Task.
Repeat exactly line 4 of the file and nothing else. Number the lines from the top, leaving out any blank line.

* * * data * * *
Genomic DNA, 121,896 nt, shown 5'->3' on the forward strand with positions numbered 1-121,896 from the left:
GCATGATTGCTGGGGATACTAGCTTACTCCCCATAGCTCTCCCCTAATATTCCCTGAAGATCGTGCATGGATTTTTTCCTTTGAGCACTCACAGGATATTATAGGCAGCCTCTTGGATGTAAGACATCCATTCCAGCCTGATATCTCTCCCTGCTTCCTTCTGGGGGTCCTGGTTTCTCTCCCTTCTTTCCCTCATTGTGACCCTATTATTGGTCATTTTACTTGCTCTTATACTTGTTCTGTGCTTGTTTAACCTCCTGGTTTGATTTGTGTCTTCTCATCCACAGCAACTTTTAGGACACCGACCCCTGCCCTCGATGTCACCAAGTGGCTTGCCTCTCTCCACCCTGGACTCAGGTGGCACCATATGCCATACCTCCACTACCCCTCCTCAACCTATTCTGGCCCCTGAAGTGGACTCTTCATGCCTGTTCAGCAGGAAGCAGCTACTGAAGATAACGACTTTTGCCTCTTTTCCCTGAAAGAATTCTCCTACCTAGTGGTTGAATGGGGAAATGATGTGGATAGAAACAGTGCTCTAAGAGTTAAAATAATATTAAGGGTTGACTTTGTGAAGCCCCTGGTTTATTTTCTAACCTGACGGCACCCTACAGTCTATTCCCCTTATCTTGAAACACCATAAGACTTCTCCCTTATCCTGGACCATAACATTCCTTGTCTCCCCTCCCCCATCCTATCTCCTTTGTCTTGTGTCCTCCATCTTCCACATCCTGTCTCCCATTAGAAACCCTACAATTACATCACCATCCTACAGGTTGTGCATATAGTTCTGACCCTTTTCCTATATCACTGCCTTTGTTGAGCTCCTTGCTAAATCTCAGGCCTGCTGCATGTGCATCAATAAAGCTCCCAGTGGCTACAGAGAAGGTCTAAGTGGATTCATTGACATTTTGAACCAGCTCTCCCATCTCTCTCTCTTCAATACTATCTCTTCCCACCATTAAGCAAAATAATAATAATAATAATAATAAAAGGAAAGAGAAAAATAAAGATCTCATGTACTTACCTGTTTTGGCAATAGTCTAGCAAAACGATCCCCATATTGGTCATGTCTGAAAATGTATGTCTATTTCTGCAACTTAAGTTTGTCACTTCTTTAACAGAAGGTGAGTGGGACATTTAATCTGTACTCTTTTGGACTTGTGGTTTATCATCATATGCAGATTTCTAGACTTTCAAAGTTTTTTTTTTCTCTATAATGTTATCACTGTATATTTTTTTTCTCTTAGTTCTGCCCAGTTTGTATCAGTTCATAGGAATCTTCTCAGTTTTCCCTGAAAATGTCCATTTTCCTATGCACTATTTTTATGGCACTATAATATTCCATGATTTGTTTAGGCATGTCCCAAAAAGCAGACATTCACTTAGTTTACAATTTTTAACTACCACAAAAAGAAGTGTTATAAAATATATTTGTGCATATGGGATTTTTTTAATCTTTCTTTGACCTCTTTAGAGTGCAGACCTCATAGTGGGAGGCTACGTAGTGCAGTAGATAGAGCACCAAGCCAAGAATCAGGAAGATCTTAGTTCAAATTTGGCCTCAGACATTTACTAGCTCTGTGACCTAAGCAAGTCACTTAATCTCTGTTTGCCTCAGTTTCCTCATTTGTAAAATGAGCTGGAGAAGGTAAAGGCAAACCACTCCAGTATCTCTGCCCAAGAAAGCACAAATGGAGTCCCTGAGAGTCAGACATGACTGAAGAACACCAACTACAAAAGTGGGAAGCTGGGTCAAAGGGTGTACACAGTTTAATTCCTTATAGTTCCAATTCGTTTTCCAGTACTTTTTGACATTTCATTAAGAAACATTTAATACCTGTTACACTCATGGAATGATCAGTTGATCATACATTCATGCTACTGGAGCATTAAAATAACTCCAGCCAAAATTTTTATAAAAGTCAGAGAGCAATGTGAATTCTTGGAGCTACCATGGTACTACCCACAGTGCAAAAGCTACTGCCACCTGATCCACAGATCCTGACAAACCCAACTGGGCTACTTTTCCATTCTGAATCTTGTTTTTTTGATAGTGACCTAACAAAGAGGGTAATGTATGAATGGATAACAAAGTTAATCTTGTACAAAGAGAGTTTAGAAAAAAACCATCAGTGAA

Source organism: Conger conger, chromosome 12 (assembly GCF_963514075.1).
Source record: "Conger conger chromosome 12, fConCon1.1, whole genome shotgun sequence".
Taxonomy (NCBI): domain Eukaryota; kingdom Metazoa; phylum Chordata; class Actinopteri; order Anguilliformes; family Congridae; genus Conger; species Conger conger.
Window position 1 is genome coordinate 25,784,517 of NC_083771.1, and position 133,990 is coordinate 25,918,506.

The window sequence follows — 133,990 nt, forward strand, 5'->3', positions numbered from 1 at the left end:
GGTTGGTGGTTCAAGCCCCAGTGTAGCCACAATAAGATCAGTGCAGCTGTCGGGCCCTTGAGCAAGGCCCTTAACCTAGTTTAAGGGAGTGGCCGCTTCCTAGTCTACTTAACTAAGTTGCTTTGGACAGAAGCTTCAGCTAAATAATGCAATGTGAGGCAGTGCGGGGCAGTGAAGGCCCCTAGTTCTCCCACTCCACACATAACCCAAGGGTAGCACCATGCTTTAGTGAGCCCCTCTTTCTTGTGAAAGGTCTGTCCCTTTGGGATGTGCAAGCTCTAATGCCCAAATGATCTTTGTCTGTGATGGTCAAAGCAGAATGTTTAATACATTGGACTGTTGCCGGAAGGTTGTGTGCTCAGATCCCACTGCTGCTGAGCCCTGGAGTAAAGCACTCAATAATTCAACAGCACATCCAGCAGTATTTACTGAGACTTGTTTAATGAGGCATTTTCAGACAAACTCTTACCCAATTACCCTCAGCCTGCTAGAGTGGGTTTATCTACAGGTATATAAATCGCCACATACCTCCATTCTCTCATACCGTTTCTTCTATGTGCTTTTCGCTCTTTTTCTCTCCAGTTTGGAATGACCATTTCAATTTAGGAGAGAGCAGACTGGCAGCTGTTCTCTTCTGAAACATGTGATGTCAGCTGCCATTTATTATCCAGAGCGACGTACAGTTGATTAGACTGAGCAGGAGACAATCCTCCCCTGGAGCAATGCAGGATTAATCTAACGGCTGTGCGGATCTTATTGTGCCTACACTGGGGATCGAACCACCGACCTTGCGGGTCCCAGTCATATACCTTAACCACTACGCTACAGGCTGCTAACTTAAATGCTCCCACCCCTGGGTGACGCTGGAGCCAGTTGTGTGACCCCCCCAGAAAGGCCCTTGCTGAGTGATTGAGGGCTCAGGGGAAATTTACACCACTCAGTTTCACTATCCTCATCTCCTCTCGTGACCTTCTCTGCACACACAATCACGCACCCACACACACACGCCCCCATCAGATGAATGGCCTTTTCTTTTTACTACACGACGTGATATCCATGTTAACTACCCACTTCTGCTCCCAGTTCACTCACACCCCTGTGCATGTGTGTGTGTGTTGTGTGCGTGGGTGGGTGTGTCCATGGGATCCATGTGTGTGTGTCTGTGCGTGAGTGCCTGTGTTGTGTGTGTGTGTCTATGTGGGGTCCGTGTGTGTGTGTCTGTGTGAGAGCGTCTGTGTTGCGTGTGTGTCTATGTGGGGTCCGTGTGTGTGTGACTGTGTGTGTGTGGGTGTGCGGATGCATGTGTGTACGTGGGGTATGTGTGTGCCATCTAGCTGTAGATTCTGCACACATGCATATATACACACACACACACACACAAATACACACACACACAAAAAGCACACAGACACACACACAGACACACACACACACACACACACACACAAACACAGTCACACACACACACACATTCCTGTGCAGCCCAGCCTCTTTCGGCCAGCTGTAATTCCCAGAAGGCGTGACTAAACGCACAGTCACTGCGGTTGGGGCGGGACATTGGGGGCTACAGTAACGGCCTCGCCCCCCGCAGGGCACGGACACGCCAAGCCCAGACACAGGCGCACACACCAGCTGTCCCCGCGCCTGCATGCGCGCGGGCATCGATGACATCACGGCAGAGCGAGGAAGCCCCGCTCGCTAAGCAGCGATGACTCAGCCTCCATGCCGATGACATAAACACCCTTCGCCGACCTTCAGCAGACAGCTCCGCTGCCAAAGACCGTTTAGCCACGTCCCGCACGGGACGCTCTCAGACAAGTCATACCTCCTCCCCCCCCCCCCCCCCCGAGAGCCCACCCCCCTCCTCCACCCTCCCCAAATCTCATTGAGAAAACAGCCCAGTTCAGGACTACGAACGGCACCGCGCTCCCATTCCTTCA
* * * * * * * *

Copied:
Source record: "Conger conger chromosome 12, fConCon1.1, whole genome shotgun sequence".